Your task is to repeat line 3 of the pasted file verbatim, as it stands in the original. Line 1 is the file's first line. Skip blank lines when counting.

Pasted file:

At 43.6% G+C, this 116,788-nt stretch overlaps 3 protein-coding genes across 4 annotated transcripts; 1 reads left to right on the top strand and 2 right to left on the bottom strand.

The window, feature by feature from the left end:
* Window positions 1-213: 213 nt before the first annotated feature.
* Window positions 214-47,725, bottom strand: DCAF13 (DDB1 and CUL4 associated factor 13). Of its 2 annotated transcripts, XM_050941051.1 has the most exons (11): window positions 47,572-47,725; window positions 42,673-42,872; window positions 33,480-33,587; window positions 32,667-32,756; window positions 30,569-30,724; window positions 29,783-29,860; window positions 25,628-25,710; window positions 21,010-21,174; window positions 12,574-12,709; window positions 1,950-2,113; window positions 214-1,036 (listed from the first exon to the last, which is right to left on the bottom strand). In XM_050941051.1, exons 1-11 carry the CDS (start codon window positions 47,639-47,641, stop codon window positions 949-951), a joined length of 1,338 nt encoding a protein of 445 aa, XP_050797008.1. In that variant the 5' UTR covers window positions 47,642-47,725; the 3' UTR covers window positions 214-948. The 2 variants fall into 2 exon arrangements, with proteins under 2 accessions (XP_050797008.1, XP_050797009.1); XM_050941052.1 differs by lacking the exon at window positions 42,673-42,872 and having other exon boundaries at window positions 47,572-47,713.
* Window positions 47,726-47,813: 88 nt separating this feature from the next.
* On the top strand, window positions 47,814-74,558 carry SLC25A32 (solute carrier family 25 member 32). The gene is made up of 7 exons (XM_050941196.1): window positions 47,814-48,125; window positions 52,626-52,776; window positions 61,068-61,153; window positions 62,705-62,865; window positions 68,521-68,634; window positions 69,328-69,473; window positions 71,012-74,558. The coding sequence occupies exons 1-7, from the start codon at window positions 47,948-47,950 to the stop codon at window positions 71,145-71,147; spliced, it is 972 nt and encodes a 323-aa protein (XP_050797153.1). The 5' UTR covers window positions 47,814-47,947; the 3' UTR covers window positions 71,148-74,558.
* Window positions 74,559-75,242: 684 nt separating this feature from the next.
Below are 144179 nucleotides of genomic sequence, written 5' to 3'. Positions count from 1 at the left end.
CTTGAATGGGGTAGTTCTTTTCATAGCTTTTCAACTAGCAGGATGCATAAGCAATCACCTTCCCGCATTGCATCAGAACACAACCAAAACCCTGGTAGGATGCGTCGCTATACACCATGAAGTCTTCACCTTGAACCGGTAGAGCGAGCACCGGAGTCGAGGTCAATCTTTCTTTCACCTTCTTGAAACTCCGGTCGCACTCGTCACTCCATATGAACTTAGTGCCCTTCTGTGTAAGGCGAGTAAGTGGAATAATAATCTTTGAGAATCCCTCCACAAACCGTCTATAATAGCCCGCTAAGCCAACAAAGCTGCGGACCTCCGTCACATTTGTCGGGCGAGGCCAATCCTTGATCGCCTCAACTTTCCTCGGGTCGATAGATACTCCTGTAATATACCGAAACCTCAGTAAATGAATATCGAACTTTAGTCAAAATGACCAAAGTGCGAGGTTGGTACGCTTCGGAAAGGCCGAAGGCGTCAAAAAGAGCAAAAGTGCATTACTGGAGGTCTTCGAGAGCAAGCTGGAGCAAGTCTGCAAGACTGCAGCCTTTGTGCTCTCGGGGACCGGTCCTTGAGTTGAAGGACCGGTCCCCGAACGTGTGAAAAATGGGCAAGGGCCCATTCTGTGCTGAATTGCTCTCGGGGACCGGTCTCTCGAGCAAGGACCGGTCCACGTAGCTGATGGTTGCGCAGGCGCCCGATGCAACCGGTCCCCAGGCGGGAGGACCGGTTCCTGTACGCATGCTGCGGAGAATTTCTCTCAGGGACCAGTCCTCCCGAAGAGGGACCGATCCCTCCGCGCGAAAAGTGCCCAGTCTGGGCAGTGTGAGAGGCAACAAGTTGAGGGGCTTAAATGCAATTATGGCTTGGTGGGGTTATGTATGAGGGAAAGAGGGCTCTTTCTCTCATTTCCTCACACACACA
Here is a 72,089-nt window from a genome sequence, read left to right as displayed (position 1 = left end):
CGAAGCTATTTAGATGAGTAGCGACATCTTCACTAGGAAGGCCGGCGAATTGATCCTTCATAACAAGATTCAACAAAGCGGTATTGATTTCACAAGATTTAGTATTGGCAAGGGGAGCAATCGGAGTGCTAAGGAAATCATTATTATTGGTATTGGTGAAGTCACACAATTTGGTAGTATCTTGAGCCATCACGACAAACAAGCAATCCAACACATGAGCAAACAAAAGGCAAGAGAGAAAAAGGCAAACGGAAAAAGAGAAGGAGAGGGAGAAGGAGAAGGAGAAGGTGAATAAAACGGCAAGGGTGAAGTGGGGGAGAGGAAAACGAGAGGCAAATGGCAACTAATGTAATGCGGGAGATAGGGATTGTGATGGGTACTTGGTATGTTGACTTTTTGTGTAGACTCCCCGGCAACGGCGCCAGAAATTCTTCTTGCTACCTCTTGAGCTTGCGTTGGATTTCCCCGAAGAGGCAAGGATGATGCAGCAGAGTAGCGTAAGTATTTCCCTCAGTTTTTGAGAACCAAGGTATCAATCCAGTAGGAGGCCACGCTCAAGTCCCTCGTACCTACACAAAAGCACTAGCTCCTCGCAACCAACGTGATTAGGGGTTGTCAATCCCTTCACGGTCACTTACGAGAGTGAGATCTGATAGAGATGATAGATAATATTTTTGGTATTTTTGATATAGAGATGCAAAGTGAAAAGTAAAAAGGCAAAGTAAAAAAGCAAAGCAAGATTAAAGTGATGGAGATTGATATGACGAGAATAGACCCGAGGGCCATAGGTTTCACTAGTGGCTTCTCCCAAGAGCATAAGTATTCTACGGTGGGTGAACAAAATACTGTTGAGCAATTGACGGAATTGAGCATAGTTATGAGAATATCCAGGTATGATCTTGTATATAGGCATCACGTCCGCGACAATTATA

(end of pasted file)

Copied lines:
* Window positions 1-213: 213 nt before the first annotated feature.